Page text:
The next day, they prepared for the concert by listening to every album in chronological order. Some of the songs, as they flew around her mind, reminded Lucy of Anthony. They were all her favorite songs, even the ones that didn’t have to do with love, but just had a nice melody.
As she walked to his house, Lucy noticed three more red trees. Somehow, these trees had skipped the earlier, more subtle stages of yellow and had plunged directly into the depths of crimson from the beginning. Not even a week of July had gone by yet.
A drop comes down from the sky to squelch Lucy’s flame. The cigarette rests limp between her middle and index fingers, damp now, and useless. She moves her arm to toss it into the grass, make it look like some random passerby had dropped it there and save herself the trouble of explanation.But something stops her short.
The concert was filled with strangers. None were willing to let Lucy and Anthony get through to the stage, so there was no clear view of the band.
“As long as we’re not going to be able to see, we might as well listen somewhere more private,” Anthony suggested.
Already the ground was littered with leaves, some partially decayed, most still vibrant and intact. He led her further and further into a sparsely vegetated area of the grounds, where there were trees, a bench, and still some sound from the stage. They sat down on the concrete bench, soothing their burning feet, and Anthony laid his hand gently on top of hers.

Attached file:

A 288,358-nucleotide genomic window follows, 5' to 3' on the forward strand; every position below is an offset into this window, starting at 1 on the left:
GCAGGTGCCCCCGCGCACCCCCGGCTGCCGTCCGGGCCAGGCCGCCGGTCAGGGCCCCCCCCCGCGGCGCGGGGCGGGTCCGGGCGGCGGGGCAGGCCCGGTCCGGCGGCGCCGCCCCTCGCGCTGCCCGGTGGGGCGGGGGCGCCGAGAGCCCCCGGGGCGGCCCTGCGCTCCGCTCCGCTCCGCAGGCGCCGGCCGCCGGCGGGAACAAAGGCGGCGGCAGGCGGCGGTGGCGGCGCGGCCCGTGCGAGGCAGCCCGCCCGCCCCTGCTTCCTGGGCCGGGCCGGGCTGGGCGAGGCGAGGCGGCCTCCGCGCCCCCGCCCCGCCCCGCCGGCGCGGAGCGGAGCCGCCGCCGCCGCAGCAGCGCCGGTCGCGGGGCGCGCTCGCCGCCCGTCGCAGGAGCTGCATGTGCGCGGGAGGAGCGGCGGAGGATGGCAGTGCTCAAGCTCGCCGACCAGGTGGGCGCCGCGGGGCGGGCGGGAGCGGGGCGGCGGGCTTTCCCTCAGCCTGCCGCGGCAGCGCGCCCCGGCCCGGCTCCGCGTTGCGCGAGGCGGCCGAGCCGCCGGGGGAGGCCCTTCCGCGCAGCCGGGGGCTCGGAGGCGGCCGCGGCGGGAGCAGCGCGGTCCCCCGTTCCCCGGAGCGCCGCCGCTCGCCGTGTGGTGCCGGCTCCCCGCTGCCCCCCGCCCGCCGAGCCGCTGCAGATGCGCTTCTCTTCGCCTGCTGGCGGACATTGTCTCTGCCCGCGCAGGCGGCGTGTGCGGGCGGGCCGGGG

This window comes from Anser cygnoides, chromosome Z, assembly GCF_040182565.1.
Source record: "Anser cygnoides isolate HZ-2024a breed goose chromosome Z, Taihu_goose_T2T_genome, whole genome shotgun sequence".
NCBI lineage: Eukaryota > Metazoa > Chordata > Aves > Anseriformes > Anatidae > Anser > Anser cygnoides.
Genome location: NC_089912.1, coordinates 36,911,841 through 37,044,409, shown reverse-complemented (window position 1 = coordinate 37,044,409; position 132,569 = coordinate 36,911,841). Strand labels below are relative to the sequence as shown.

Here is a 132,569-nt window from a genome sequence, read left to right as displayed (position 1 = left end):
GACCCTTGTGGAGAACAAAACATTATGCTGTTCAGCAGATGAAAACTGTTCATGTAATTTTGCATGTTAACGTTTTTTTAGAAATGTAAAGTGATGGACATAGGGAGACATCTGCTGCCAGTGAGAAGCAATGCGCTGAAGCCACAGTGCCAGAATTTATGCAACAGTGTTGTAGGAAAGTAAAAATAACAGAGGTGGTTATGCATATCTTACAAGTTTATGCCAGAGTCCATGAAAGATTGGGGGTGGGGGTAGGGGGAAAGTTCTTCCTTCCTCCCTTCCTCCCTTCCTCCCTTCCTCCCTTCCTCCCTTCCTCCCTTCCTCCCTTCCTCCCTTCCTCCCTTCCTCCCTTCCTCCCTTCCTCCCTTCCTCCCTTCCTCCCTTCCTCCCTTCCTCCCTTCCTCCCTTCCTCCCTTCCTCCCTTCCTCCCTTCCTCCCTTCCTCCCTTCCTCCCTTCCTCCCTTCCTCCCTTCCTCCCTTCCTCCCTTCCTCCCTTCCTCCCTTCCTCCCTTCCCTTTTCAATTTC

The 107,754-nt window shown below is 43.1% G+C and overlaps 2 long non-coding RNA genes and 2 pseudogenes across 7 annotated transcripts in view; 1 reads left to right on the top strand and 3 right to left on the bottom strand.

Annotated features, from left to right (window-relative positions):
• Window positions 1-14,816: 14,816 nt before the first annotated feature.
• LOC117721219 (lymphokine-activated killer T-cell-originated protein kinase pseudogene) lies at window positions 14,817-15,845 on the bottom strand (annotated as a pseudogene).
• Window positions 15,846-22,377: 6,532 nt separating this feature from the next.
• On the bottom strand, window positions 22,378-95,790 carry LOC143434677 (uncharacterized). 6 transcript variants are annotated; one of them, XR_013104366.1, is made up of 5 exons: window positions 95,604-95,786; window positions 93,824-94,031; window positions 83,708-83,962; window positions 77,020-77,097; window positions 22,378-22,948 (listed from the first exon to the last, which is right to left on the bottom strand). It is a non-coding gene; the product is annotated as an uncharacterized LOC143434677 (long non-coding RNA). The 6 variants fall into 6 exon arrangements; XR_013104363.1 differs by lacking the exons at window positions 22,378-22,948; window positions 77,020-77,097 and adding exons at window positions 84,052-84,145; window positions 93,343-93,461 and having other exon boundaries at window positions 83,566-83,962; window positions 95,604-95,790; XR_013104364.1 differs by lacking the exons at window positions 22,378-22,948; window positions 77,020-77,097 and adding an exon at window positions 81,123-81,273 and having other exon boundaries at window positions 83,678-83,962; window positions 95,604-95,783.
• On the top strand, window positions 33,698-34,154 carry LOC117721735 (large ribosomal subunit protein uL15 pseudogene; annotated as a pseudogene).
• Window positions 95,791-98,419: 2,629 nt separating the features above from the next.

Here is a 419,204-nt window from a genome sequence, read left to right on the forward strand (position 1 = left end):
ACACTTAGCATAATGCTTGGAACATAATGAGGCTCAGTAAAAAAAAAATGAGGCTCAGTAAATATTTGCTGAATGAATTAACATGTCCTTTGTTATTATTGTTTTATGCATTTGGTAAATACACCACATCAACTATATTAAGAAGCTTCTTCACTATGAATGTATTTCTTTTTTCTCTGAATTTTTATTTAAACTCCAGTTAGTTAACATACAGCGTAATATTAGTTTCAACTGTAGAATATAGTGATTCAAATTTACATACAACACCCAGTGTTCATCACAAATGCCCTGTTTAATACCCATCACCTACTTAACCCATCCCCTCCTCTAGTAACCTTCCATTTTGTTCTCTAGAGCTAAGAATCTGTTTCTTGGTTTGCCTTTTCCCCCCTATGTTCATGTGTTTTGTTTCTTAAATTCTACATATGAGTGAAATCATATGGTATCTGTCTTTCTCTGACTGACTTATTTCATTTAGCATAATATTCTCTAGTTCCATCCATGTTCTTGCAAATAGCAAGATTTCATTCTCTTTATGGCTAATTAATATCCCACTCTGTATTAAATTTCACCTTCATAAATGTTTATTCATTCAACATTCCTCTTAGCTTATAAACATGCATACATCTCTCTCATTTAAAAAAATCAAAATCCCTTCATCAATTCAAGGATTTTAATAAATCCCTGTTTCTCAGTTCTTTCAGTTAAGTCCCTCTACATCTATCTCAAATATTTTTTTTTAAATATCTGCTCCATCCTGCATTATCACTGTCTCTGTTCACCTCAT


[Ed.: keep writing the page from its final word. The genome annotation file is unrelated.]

He began to lean in slowly. Leaves fell from the trees more and more rapidly the closer he came.
“Do you see that?” she asked. “The leaves are throwing confetti.” These words were meant to distract him, throw him off his game, but they were punctuated, instead, with his lips against her cheek.
“This is beautiful,” he said. “I’m going to make you a crown, no, a palace, out of all the leaves in the world.”
She didn’t respond. His words hung like dusty cobwebs, making her choke.
“I can’t do this, Anthony,” she huffed. “We’ve only known each other for two weeks.”
Lucy pictures a house made of leaves. Eventually, it would rot and die, or turn brown and cave in on itself, gagging the occupants. Anything built on such flimsy materials will collapse.
With this thought in mind, she strolls, through the pouring rain, to the curb. The leaves are over saturated with rainwater, but she lifts them regardless. She fiddles with one until it looks, in some way, like a boy, and puts a skirt on the next one so it looks like a girl. She constructs three walls and sits the boy inside of them. He falls to the floor. She adds a roof.
Lucy joyfully throws the cigarette into the curb and regresses, with the leaf girl, to her house. While her back is turned, the leaf roof swells with liquid until it falls down, carrying the leaf house, resident and all, away into the street.
The leaf girl sits on top of her cork board like a paper doll might, and here, at last, she is safe and dry.